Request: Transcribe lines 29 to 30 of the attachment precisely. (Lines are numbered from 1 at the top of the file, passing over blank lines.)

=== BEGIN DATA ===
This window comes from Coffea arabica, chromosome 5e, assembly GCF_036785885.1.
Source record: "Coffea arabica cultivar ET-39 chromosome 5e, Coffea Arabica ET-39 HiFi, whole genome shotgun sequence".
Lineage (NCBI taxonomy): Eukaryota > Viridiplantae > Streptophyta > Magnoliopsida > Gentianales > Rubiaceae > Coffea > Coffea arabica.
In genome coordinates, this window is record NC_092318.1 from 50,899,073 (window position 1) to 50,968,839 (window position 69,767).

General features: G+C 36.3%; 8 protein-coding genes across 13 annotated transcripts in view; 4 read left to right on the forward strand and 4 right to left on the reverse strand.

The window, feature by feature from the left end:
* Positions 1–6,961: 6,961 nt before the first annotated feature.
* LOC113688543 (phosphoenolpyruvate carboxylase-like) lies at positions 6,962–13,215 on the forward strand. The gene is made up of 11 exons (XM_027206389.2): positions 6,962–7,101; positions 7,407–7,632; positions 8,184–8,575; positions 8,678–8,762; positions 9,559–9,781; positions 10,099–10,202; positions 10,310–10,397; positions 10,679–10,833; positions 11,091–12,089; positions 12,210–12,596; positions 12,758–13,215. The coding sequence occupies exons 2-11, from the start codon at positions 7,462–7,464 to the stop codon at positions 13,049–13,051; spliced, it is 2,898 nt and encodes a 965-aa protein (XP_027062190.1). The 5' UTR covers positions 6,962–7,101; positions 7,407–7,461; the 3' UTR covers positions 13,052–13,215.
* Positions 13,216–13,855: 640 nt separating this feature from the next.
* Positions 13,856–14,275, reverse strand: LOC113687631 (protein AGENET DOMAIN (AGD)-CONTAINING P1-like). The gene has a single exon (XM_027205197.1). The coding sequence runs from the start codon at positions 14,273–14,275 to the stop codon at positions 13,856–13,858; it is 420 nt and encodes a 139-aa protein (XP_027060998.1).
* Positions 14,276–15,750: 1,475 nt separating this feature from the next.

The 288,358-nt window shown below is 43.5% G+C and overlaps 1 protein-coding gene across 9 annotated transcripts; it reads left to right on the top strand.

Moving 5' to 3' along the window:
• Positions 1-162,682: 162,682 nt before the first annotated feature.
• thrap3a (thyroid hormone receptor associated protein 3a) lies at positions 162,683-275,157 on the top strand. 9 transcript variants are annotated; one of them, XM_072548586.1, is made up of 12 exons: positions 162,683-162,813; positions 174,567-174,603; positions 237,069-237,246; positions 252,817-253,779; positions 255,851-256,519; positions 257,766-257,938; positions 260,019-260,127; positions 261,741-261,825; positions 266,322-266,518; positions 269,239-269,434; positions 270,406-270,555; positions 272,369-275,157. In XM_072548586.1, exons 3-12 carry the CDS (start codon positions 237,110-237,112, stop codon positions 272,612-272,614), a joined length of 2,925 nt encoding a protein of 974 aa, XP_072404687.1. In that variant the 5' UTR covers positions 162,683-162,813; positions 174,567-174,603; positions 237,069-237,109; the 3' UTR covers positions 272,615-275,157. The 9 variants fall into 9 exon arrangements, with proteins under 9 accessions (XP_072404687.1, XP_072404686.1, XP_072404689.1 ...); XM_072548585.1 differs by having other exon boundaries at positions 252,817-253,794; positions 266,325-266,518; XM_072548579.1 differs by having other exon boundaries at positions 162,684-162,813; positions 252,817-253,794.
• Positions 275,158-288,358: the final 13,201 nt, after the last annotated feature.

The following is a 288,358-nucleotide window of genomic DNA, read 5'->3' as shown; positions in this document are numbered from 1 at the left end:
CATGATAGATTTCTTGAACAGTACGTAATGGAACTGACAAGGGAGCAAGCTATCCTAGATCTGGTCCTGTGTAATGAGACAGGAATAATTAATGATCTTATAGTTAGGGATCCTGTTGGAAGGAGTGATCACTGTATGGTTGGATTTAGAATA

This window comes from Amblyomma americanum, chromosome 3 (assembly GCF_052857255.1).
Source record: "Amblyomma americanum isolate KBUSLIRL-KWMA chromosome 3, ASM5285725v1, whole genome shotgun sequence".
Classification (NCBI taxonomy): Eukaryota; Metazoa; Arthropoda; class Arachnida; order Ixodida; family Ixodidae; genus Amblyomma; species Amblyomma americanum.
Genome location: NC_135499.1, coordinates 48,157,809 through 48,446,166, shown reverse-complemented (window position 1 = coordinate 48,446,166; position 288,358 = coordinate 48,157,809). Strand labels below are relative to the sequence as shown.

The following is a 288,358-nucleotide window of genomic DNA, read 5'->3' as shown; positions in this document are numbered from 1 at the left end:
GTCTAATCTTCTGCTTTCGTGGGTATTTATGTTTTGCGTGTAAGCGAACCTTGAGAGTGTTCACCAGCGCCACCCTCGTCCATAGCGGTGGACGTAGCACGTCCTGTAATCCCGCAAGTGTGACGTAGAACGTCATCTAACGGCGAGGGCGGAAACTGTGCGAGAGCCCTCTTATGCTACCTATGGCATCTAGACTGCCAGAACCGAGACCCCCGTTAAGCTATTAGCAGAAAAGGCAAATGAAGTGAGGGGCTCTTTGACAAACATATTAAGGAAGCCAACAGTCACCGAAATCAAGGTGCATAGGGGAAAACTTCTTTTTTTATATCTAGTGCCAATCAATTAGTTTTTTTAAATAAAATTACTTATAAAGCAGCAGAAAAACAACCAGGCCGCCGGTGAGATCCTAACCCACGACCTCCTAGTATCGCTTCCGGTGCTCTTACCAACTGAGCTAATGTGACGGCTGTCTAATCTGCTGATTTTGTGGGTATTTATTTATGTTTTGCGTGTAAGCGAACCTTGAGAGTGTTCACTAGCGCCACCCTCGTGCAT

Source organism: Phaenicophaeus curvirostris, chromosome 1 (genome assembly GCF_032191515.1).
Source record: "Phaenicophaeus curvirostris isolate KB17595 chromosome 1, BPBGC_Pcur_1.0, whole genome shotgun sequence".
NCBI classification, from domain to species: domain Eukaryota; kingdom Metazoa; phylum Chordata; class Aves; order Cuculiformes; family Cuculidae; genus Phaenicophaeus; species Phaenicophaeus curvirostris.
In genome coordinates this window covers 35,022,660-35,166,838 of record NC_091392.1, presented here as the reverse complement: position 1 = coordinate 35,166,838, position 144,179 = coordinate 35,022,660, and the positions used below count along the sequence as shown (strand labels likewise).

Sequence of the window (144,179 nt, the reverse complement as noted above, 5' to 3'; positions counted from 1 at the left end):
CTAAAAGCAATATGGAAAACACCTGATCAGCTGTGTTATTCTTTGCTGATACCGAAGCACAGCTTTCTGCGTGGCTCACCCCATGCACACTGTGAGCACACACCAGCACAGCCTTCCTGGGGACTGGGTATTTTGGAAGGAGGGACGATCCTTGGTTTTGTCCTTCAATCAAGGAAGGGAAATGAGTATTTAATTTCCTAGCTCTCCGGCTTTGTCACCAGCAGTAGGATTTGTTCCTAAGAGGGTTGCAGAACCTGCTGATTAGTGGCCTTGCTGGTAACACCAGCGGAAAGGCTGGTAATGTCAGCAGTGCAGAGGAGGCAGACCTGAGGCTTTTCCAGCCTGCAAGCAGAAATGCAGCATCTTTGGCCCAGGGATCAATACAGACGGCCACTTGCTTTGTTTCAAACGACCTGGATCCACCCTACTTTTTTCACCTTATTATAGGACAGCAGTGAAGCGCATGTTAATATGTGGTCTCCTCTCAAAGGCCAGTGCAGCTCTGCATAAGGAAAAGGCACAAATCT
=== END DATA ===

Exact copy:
Sequence of the window (144,179 nt, the reverse complement as noted above, 5' to 3'; positions counted from 1 at the left end):
CTAAAAGCAATATGGAAAACACCTGATCAGCTGTGTTATTCTTTGCTGATACCGAAGCACAGCTTTCTGCGTGGCTCACCCCATGCACACTGTGAGCACACACCAGCACAGCCTTCCTGGGGACTGGGTATTTTGGAAGGAGGGACGATCCTTGGTTTTGTCCTTCAATCAAGGAAGGGAAATGAGTATTTAATTTCCTAGCTCTCCGGCTTTGTCACCAGCAGTAGGATTTGTTCCTAAGAGGGTTGCAGAACCTGCTGATTAGTGGCCTTGCTGGTAACACCAGCGGAAAGGCTGGTAATGTCAGCAGTGCAGAGGAGGCAGACCTGAGGCTTTTCCAGCCTGCAAGCAGAAATGCAGCATCTTTGGCCCAGGGATCAATACAGACGGCCACTTGCTTTGTTTCAAACGACCTGGATCCACCCTACTTTTTTCACCTTATTATAGGACAGCAGTGAAGCGCATGTTAATATGTGGTCTCCTCTCAAAGGCCAGTGCAGCTCTGCATAAGGAAAAGGCACAAATCT